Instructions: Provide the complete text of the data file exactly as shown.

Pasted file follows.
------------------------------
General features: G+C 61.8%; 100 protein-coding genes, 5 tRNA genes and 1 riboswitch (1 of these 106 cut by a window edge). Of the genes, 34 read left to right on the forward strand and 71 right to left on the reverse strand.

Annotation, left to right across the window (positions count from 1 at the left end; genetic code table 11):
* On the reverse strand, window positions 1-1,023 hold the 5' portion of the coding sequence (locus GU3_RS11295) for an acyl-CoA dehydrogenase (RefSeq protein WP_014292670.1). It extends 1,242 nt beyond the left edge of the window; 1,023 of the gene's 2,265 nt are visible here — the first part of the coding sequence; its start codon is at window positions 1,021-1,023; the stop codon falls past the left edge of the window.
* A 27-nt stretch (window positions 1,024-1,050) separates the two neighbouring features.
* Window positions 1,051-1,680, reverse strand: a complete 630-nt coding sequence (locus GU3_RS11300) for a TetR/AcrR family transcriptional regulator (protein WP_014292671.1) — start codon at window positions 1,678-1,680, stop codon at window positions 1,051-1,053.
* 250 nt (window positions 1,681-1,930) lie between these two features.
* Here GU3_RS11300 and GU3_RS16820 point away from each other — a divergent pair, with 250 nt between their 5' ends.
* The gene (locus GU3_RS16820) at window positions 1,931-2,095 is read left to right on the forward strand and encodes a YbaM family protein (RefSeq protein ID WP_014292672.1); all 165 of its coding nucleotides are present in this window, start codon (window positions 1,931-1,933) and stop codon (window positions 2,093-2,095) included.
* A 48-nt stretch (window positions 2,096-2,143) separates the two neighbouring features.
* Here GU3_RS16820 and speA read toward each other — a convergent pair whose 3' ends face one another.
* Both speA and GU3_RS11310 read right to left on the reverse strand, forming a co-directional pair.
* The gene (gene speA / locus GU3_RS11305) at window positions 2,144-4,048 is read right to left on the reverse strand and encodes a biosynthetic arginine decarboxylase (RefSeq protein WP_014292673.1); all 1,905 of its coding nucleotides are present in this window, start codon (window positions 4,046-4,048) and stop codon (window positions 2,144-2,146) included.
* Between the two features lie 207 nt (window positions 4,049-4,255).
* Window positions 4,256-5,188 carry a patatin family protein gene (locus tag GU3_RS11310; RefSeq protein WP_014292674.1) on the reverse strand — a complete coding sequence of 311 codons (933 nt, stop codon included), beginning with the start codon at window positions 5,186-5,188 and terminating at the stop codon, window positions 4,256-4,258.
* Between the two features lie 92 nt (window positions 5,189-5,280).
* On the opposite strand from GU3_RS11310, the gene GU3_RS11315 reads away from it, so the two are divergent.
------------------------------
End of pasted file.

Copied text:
General features: G+C 61.8%; 100 protein-coding genes, 5 tRNA genes and 1 riboswitch (1 of these 106 cut by a window edge). Of the genes, 34 read left to right on the forward strand and 71 right to left on the reverse strand.

Annotation, left to right across the window (positions count from 1 at the left end; genetic code table 11):
* On the reverse strand, window positions 1-1,023 hold the 5' portion of the coding sequence (locus GU3_RS11295) for an acyl-CoA dehydrogenase (RefSeq protein WP_014292670.1). It extends 1,242 nt beyond the left edge of the window; 1,023 of the gene's 2,265 nt are visible here — the first part of the coding sequence; its start codon is at window positions 1,021-1,023; the stop codon falls past the left edge of the window.
* A 27-nt stretch (window positions 1,024-1,050) separates the two neighbouring features.
* Window positions 1,051-1,680, reverse strand: a complete 630-nt coding sequence (locus GU3_RS11300) for a TetR/AcrR family transcriptional regulator (protein WP_014292671.1) — start codon at window positions 1,678-1,680, stop codon at window positions 1,051-1,053.
* 250 nt (window positions 1,681-1,930) lie between these two features.
* Here GU3_RS11300 and GU3_RS16820 point away from each other — a divergent pair, with 250 nt between their 5' ends.
* The gene (locus GU3_RS16820) at window positions 1,931-2,095 is read left to right on the forward strand and encodes a YbaM family protein (RefSeq protein ID WP_014292672.1); all 165 of its coding nucleotides are present in this window, start codon (window positions 1,931-1,933) and stop codon (window positions 2,093-2,095) included.
* A 48-nt stretch (window positions 2,096-2,143) separates the two neighbouring features.
* Here GU3_RS16820 and speA read toward each other — a convergent pair whose 3' ends face one another.
* Both speA and GU3_RS11310 read right to left on the reverse strand, forming a co-directional pair.
* The gene (gene speA / locus GU3_RS11305) at window positions 2,144-4,048 is read right to left on the reverse strand and encodes a biosynthetic arginine decarboxylase (RefSeq protein WP_014292673.1); all 1,905 of its coding nucleotides are present in this window, start codon (window positions 4,046-4,048) and stop codon (window positions 2,144-2,146) included.
* Between the two features lie 207 nt (window positions 4,049-4,255).
* Window positions 4,256-5,188 carry a patatin family protein gene (locus tag GU3_RS11310; RefSeq protein WP_014292674.1) on the reverse strand — a complete coding sequence of 311 codons (933 nt, stop codon included), beginning with the start codon at window positions 5,186-5,188 and terminating at the stop codon, window positions 4,256-4,258.
* Between the two features lie 92 nt (window positions 5,189-5,280).
* On the opposite strand from GU3_RS11310, the gene GU3_RS11315 reads away from it, so the two are divergent.